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Eastern countries such as China, Japan, and India represent significant financial opportunities for Western companies due to their size and ongoing economic development. However, their approaches to conducting business differ radically from those traditionally observed in European countries as well as in each other, and the tendency can complicate the process. In particular, Eastern cultures emphasize collectivism and interactions between people and groups as parts of a greater entity. This essay intends to present the primary characteristics of each of the three cultures that are mentioned above and compare them.
The Chinese business culture is characterized by its tight-knit and exclusionary nature that denies access to outsiders by providing benefits to local companies. Lewis (2010) describes China along with Japan as mostly reactive while placing India halfway between reactive and multi-active. These favors can be explained using the concept of guanxi, or, as “Cross cultural studies” (n.d.) describes it, a resource stemming from relationships. According to Chen (2017), an individual may obtain a robust guanxi network through practices such as emotion, loyalty, favors, or bribes. The personal nature of the interactions can be damaging for western corporations, where managers are employees and may leave their positions at any time, taking their guanxi with them.
Japan is well known for its tendencies to emphasize groups over individuals and have people work at the same company throughout their careers. “Cross cultural studies” (n.d.) identifies the concept of wa, or harmony, as central to the country’s thought. According to “Japanese cultural values” (2018), wa serves to maintain stability by promoting the needs of the group over those of the individual. However, the harmony only extends to one’s immediate surroundings, unlike China, and different organizations can and likely will compete if they operate in the same area. As such, entry into Japan may be easier than in China, but the difference in values may be discouraging for native employees.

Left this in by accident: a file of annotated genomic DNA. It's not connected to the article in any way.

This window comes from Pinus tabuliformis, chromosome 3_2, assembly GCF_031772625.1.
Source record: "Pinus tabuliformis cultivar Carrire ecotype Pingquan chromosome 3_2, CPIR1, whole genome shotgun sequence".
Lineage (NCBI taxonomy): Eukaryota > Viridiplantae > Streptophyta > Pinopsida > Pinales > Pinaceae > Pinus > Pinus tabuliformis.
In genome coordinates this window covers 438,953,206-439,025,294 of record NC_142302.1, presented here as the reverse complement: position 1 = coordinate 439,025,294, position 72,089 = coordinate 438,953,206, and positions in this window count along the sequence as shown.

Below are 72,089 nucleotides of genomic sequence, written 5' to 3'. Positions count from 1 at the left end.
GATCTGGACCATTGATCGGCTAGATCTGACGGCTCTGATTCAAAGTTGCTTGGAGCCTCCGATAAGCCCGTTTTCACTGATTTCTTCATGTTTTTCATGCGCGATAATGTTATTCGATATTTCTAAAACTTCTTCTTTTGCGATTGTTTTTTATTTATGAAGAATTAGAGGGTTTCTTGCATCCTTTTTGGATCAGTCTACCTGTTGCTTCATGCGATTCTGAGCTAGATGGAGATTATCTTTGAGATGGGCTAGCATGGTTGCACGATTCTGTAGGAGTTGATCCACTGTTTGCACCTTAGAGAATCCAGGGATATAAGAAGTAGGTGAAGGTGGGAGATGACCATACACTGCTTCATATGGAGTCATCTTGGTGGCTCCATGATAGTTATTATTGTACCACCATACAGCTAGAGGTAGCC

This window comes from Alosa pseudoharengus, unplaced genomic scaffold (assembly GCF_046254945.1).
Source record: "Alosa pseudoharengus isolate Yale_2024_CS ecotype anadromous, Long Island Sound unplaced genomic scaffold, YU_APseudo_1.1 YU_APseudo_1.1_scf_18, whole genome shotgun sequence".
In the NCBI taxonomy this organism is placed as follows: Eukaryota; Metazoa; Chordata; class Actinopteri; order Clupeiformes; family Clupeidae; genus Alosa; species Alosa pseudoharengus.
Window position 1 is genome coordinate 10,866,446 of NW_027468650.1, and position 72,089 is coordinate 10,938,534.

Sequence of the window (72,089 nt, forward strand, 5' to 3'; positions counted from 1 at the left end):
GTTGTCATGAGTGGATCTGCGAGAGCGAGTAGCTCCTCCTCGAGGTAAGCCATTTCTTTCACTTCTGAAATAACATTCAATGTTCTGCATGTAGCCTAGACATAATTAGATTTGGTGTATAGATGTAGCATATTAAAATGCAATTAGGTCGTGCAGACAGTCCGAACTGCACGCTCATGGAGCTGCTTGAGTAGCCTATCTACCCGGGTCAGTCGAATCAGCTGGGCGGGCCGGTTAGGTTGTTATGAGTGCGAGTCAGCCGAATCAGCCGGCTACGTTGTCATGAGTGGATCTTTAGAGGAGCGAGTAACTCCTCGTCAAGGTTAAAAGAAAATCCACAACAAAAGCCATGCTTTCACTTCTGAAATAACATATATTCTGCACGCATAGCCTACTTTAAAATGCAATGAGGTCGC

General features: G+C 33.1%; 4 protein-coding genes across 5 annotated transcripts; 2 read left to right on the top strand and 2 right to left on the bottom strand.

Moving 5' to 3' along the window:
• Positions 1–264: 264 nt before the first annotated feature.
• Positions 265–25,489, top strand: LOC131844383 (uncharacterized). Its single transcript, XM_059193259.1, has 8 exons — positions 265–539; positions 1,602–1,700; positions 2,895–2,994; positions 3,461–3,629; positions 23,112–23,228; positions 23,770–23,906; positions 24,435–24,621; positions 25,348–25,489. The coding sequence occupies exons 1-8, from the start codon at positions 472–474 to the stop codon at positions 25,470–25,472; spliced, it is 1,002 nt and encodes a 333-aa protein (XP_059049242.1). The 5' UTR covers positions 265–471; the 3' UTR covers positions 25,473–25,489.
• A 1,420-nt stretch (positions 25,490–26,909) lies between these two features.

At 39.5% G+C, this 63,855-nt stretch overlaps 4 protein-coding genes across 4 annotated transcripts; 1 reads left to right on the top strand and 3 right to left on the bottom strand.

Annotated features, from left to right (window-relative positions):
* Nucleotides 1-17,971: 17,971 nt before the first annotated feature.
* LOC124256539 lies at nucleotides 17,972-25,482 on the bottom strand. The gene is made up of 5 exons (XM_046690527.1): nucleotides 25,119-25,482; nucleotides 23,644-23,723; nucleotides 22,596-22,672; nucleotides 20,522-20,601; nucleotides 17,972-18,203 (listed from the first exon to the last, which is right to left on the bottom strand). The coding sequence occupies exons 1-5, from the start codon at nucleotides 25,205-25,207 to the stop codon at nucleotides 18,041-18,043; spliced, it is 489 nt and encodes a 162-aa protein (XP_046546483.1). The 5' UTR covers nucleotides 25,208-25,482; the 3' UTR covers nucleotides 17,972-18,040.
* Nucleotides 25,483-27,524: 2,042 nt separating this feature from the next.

India is possibly the closest country to Western business norms of the three mentioned in this essay due to its status as a former colony of Great Britain. Nevertheless, “Cross cultural studies” (n.d.) distinguishes essential characteristics such as an emphasis on family and a focus on hierarchy. According to Browaeys and Price (2015), India is home to numerous family businesses, and hierarchy is present in society, religion, family, and work. As such, Indian employees will follow a leader’s decisions, but they will also expect him or her to take responsibility for the company’s operation and always work towards its goals.
India, China, and Japan place much importance on collectivism and the value of systems over individuals. However, there are significant differences between how the three cultures operate in business. The Chinese view the overall system as a network of connections between individuals that can be fostered and called upon, while the Japanese restrict their circles of cooperation to individual companies. The Indians place value on the family and prefer to work within hierarchical systems, where duties and powers are strictly segregated.
Browaeys, M. J., & Price, R. (2015). Understanding cross-cultural management. Harlow, Great Britain: Pearson.
Chen, W. (2017). Guanxi network in Chinese labor resistances: Its structures, strategy and strength to protest outcomes. In M. Winter, S. Daly, & R. Wilkinson (Eds.), Conference proceedings: TASA 2017 Conference (pp. 1-6). Perth, Australia: The Australian Sociological Association.
Cross Cultural studies: Business cultures in the East. (n.d.). Web.
Lewis, R. D. (2010). When cultures collide: Leading across countries (3rd ed.). London, Great Britain: Carmelite House.